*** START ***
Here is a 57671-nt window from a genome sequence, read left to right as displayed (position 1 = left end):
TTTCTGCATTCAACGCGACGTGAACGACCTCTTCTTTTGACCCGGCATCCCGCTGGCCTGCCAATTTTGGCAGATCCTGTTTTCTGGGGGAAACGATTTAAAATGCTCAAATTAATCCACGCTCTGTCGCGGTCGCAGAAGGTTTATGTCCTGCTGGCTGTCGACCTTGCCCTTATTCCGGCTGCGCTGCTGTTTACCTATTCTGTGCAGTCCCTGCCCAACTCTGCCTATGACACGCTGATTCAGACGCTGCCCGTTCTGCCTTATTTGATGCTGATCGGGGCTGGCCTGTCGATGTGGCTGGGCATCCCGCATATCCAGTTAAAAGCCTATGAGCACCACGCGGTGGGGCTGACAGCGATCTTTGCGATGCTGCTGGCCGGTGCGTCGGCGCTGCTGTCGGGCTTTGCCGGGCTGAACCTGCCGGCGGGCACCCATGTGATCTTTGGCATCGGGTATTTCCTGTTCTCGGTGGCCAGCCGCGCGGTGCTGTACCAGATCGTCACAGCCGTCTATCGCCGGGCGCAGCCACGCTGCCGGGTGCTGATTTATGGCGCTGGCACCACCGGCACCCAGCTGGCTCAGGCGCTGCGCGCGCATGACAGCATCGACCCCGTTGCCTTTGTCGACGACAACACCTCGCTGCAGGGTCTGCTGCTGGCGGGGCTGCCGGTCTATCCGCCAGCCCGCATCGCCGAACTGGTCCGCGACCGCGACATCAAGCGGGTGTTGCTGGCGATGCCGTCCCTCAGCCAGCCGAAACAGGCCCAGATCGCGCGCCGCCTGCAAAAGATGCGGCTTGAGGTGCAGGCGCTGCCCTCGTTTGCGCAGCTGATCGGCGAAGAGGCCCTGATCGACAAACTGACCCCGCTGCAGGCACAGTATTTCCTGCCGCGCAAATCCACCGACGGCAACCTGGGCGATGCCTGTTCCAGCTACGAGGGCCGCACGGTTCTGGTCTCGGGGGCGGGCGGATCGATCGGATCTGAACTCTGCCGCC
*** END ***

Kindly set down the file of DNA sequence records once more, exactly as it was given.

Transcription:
Here is a 57671-nt window from a genome sequence, read left to right as displayed (position 1 = left end):
TTTCTGCATTCAACGCGACGTGAACGACCTCTTCTTTTGACCCGGCATCCCGCTGGCCTGCCAATTTTGGCAGATCCTGTTTTCTGGGGGAAACGATTTAAAATGCTCAAATTAATCCACGCTCTGTCGCGGTCGCAGAAGGTTTATGTCCTGCTGGCTGTCGACCTTGCCCTTATTCCGGCTGCGCTGCTGTTTACCTATTCTGTGCAGTCCCTGCCCAACTCTGCCTATGACACGCTGATTCAGACGCTGCCCGTTCTGCCTTATTTGATGCTGATCGGGGCTGGCCTGTCGATGTGGCTGGGCATCCCGCATATCCAGTTAAAAGCCTATGAGCACCACGCGGTGGGGCTGACAGCGATCTTTGCGATGCTGCTGGCCGGTGCGTCGGCGCTGCTGTCGGGCTTTGCCGGGCTGAACCTGCCGGCGGGCACCCATGTGATCTTTGGCATCGGGTATTTCCTGTTCTCGGTGGCCAGCCGCGCGGTGCTGTACCAGATCGTCACAGCCGTCTATCGCCGGGCGCAGCCACGCTGCCGGGTGCTGATTTATGGCGCTGGCACCACCGGCACCCAGCTGGCTCAGGCGCTGCGCGCGCATGACAGCATCGACCCCGTTGCCTTTGTCGACGACAACACCTCGCTGCAGGGTCTGCTGCTGGCGGGGCTGCCGGTCTATCCGCCAGCCCGCATCGCCGAACTGGTCCGCGACCGCGACATCAAGCGGGTGTTGCTGGCGATGCCGTCCCTCAGCCAGCCGAAACAGGCCCAGATCGCGCGCCGCCTGCAAAAGATGCGGCTTGAGGTGCAGGCGCTGCCCTCGTTTGCGCAGCTGATCGGCGAAGAGGCCCTGATCGACAAACTGACCCCGCTGCAGGCACAGTATTTCCTGCCGCGCAAATCCACCGACGGCAACCTGGGCGATGCCTGTTCCAGCTACGAGGGCCGCACGGTTCTGGTCTCGGGGGCGGGCGGATCGATCGGATCTGAACTCTGCCGCC